On June 14, 2013, the Supreme Court of Arizona ruled in Thomas v. Montelucia Villas, CV-12-0156-PR that, payments by the buyer to the builder can be forfeited for breaching the contract only if the builder can show the ability to perform under the contract at the time of the closing date. In other words, if the builder could not get a certificate of occupancy by the closing date, the buyer would be entitled to the return of payments made to the builder even though the buyer breached the contract. See Facts below.
The buyer and the builder entered into a purchase contract for $3,295,000.00 for the purchase of a custom villa in Montelucia Villas. The close of escrow was May 16. After the contract was executed the buyer made several payments to the builder totaling $659,000.00 of the purchase price.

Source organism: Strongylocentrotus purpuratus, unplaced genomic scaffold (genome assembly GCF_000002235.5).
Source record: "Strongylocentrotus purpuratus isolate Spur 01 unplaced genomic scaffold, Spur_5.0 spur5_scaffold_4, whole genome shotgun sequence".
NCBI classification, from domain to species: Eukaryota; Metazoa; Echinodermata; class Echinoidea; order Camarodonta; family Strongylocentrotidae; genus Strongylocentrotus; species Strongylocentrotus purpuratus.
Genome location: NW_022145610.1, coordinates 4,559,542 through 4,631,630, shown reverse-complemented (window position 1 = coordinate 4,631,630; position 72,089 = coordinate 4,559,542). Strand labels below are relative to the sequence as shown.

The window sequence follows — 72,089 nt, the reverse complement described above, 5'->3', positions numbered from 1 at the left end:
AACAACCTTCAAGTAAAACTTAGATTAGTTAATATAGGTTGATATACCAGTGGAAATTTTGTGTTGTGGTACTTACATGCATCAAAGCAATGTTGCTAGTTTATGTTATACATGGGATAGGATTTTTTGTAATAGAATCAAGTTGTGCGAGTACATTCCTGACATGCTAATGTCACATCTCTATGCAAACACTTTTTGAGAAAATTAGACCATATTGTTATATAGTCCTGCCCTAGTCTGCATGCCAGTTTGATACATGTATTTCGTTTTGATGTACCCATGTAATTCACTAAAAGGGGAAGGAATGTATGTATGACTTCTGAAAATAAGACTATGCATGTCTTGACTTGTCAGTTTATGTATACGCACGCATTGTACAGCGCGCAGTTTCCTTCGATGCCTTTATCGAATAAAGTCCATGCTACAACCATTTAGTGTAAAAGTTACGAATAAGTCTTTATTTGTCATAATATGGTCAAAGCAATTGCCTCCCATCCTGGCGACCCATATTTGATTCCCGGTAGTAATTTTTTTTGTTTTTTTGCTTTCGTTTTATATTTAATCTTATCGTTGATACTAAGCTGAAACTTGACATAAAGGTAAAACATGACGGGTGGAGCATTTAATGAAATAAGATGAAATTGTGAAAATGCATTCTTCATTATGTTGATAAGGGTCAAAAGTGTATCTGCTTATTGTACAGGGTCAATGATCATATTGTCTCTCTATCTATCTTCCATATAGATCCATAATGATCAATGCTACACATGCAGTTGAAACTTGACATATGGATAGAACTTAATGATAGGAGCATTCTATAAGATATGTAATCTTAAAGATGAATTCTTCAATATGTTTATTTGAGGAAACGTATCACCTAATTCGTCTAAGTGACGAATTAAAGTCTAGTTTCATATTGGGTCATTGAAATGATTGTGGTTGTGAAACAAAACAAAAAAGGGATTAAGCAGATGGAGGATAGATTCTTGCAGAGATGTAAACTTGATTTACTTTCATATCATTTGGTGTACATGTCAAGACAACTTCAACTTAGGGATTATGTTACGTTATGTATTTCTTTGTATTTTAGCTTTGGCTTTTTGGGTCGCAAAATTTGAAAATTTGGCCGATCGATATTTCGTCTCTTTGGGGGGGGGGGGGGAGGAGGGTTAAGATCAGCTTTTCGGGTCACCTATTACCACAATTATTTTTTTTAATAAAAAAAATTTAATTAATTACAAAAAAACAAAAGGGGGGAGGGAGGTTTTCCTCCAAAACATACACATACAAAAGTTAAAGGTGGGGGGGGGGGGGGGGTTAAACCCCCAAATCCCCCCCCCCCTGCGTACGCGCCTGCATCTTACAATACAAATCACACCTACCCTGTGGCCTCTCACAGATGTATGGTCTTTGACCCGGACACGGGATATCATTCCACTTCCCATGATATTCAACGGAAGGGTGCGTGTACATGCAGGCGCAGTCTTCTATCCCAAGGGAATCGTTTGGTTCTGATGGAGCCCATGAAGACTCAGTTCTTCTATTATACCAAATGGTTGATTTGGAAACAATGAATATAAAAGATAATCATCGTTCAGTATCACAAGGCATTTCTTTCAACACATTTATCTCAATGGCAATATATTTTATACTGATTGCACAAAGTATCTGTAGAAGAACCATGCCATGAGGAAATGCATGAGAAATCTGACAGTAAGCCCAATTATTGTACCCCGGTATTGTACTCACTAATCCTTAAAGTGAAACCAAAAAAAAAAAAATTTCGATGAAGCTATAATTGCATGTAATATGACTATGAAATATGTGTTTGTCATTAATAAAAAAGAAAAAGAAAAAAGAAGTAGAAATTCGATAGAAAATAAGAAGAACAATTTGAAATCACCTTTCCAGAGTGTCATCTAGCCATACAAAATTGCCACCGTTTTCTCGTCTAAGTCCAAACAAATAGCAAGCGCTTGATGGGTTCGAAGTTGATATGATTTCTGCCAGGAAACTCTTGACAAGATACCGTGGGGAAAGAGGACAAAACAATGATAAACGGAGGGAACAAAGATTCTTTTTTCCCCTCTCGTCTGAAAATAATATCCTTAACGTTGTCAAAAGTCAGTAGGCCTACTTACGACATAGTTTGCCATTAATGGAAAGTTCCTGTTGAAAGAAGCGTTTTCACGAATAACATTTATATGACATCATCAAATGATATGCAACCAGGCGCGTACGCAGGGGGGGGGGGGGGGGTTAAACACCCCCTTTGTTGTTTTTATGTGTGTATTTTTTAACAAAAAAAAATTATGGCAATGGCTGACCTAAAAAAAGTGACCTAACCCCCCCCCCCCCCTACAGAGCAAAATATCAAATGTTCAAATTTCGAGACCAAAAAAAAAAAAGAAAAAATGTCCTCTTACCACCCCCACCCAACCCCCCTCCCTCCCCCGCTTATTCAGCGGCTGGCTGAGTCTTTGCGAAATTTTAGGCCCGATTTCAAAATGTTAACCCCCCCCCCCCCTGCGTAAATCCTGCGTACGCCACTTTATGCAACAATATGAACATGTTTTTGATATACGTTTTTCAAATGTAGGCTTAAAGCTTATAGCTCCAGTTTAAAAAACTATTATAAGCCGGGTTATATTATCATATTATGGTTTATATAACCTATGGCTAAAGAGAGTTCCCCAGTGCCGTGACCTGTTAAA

On May 6 the buyer anticipatorily beached the contact by writing a letter to the builder saying that the contract was unenforceable, and demanding the return of the $659,000 in payments. Under the contract the $659,000 in payments were called “earnest money,” and were subject to forfeiture as liquidated damages if the buyer breached the contract. Although the builder tried several times to get a certificate of occupancy, the builder was not successful until August 27.
The Supreme Court initially said that, although the $659,000 payments were called “earnest money,” they were actually payments used to pay for the construction of the condominium. The Supreme Court said that earnest money is generally a small amount of the purchase price held in escrow to show that the buyer is serious about performing under the contract.
The Supreme Court then ruled that, unless the builder could show the ability to perform under the contract, the builder was not entitled to the $659,000.00 in payments.